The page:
Would you like to learn how to deal with an unresponsive process on Linux? The kill and pkill commands will help you with this.

Dealing with unresponsive programs can be a difficult task, especially when you're running on older hardware. In this case, system freezing becomes a common problem. Fortunately, there are many ways to kill unresponsive processes in Linux.

The kill and pkill commands provide simple but effective solutions for killing unresponsive zombie processes from the terminal. The following sections describe how to terminate hanging processes with kill and pkill under Linux.

End unresponsive processes with kill

You can easily kill unresponsive processes using the kill command in Linux. It sends a completion signal to the process. By default, kill sends the SIGTERM Signal represented by signal number fifteen. The following example uses kill to stop a process with a PID of 27065.

kill 27065

Users can send other signals by specifying the signal name or number. For example, the following kill commands stop a zombie process with the SIGKILL System signal, represented by signal number 9.

kill -9 27065
kill -SIGKILL 27065

The difference between SIGTERM and SIGKILL is that processes can intercept and ignore the SIGTERM signal. However, SIGKILL is immune to the processing of processes and terminates programs immediately.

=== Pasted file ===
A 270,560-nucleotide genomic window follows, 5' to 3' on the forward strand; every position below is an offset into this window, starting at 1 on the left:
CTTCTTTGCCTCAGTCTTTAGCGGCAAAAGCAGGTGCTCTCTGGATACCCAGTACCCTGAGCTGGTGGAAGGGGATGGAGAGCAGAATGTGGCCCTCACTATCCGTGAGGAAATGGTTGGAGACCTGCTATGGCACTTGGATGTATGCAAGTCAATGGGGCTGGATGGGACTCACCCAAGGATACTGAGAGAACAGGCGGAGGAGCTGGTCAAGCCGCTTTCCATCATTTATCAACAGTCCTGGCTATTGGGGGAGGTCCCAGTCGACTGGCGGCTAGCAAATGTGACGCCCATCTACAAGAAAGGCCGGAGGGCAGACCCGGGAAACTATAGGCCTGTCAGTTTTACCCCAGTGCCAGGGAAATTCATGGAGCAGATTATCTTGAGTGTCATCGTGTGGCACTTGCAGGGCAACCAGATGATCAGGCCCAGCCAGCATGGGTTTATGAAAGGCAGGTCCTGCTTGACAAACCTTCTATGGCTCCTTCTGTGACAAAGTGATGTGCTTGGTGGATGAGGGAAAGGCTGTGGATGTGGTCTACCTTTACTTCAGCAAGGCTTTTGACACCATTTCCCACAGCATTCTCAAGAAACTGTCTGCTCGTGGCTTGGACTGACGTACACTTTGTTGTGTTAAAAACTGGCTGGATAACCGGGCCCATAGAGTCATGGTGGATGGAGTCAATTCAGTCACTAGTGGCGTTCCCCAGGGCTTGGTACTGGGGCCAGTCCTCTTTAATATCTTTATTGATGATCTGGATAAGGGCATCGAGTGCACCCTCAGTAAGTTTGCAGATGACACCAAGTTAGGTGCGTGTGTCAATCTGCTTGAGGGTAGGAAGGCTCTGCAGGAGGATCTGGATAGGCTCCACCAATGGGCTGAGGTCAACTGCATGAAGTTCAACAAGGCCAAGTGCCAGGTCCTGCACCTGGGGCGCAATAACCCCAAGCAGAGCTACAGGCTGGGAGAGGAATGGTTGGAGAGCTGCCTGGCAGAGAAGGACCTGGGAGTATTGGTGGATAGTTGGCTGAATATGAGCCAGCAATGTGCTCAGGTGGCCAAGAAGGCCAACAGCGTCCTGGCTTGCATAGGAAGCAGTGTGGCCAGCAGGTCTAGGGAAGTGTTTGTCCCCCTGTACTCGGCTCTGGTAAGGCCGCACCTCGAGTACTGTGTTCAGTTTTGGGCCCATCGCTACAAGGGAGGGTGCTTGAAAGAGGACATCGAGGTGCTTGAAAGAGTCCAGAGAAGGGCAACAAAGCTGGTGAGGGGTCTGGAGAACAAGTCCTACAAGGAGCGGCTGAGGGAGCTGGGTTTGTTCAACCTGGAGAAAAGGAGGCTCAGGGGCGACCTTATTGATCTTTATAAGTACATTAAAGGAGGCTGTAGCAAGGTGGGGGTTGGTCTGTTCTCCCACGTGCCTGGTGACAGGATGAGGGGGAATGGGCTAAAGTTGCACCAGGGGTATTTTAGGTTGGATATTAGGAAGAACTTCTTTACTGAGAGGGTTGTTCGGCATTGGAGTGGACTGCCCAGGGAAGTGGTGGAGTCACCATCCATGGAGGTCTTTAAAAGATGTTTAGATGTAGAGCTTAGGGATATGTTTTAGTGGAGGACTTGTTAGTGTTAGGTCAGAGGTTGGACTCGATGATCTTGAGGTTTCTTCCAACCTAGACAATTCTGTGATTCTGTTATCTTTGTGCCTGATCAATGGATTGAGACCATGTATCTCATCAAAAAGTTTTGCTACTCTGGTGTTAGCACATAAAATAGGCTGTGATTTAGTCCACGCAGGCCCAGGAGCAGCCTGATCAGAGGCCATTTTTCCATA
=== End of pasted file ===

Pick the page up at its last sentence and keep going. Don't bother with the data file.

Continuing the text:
You can view a list of all available signals by using the kill commands below.

kill -l
kill -L

Overall, SIGKILL is better suited for dealing with unresponsive system processes. On the other hand, SIGTERM is the way to go if you want to properly terminate hanging programs.

End unresponsive processes with pkill

The pkill command makes it easier to kill processes on Linux by allowing us to kill programs based on their name. For example, the following command kills the nano Program with pkill.

pkill nano

Like kill, pkill also sends the SIGTERM signal by default. Use the SIGKILL signal when you want to stop the unresponsive process immediately.

pkill -9 nano

How to get the process ID (PID) of a process

The PID information can be of great help in killing unresponsive processes on Linux. There are several ways to get a process's PID number. The following command gets the PID of a process named nano using the grep and ps commands.

ps aux | grep nano

You can also use the pgrep command, which spits out the process ID directly.

pgrep nano

Manage unresponsive processes on Linux

The kill and pkill commands make dealing with unresponsive processes on Linux easy. All you need to stop a zombie process is its PID and access to a shell. However, you may need additional sudo permissions when killing processes owned by another user. So if you are on a multi-user system, ask the administrator to add you to the sudoers list before doing anything.

How to add a user to the sudoers list in Linux

Would you like to grant administrator rights to a Linux user? This is how you can add a user to the Sudoers list.

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About the author

Rubaiat Hossain
(24 articles published)

Rubaiat is a CS graduate with a strong passion for open source. Aside from being a Unix veteran, he's also into network security, cryptography, and functional programming. He is a passionate collector of used books and has an endless admiration for classic rock.

By Rubaiat Hossain

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